Angolan leftist and novelist. Born in Benguela to a middle-class family of Portuguese descent, he got to know from his childhood people of all races, as his native city at the time was the most multicultural and integrated in Angola. Influenced as a teenager by the leftist ideas of his journalist uncle, he moved to Lubango, a segregated city, to attend secondary school and was disgusted by the racial intolerance and befriended a leftist priest who taught him about the Cuban Revolution among other things.
In 1958 he moved to Lisbon to study, and became active in "La Casa dos Estudantes do Imperio," a left-leaning student group that organized students from the Portuguese colonies and was generally anti-colonial and anti-Salazar. Pepetela fled Portugal in the early 1960s for Paris, to avoid conscription in the Portuguese Army. In 1963 he left Paris for Algeria, where he joined the MPLA (People's Movement for the Liberation of Angola). In Algiers he started working for the MPLA Center for Angolan Studies, continuing after it moved to Brazzaville in 1969. After 1969 and into the 1970s he began to take an active part in the armed struggle to free Angola from colonialism.
After the Portuguese Revolution and the independence of Angola in 1975, Pepetela became the Angolan Vice Minister of Education until his resignation in 1982. After he left the government he dedicated himself to writing, mainly historical, satirical, and allegorical novels.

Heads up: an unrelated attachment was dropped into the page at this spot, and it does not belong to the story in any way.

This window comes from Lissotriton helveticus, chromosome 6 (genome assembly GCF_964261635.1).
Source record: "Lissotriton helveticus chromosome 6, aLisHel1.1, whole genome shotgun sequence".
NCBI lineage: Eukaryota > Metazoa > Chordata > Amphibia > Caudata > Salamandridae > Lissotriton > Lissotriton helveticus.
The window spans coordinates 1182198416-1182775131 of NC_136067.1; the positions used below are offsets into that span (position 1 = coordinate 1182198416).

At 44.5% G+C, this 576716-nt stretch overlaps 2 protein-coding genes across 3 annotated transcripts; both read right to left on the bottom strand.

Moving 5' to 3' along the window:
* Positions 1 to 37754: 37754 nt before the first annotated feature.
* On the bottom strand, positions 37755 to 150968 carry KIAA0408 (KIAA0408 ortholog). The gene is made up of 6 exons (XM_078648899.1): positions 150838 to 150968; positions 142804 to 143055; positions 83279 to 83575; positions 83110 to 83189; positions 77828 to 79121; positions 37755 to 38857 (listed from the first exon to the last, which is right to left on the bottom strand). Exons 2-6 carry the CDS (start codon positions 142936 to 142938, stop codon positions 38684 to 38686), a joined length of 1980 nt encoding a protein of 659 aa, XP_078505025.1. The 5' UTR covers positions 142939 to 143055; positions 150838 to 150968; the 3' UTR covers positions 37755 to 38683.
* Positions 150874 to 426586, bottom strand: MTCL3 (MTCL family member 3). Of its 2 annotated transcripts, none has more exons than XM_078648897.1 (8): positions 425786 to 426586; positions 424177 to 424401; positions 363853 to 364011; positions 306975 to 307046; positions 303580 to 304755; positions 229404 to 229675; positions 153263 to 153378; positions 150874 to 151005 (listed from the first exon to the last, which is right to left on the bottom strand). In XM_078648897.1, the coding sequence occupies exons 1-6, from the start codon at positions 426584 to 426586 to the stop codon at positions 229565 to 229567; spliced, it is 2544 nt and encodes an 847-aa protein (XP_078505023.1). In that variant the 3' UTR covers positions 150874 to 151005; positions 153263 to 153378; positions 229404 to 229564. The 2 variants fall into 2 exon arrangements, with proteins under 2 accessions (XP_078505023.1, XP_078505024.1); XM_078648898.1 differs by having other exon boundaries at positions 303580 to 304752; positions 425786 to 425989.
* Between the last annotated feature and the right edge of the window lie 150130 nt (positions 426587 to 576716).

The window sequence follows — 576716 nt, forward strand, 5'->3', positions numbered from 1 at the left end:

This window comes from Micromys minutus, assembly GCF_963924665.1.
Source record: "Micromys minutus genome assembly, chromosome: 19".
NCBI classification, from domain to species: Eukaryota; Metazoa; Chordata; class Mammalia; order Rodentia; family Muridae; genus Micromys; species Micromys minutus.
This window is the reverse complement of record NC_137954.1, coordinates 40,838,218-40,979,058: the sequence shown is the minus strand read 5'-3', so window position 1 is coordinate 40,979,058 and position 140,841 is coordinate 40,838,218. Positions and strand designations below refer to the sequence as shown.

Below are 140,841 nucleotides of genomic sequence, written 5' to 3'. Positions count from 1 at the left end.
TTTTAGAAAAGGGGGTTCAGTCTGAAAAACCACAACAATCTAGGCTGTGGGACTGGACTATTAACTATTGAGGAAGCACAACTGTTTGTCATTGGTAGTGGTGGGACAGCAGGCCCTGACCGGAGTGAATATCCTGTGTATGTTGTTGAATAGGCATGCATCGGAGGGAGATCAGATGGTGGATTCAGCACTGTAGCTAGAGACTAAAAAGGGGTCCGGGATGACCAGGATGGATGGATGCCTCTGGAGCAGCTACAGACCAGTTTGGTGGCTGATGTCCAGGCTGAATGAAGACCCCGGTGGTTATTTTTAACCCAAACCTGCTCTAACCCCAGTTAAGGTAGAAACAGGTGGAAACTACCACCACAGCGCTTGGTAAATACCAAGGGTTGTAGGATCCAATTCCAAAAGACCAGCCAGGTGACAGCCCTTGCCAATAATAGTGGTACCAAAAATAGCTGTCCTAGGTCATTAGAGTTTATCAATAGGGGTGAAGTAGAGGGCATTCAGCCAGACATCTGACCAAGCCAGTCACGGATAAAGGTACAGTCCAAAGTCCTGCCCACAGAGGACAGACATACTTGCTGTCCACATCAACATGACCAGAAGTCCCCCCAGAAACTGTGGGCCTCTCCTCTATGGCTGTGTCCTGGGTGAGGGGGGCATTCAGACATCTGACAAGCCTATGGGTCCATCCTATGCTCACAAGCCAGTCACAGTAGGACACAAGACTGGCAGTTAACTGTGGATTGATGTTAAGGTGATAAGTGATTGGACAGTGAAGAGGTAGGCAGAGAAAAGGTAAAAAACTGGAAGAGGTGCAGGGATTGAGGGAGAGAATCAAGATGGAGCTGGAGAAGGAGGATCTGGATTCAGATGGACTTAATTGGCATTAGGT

Pepetela has remained a principled leftist and continues to write on social issues and against capitalist exploitation.
The Return of the Water Spirit (1995): 103 pages. Written during the rapidly changing situation in Angola during the 1990's, it uses the "Water Spirit" as a metaphor for the growing corruption of the government and the ruling MPLA (The People's Movement for the Liberation of Angola – Labor Party, which led an armed struggle against Portuguese colonialism from 1961-1974, and has ruled Angola continuously since 1975). A criticism (from the left) of the MPLA (which was avowedly "Marxist-Leninist" until 1991) whose Marxism was superficial and skin deep even in the 1970's as Pepetela puts it, and which simply renounced Marxism as soon as the Soviet Union collapsed. The novel satirizes the opportunists who fill the MPLA's upper-echelons, who were skin-deep leftists before 1991 when it served their interests, and then after were quick to become boisterous supporters of capitalism as well as masters in using their positions to enrich themselves and in the art of corruption in general.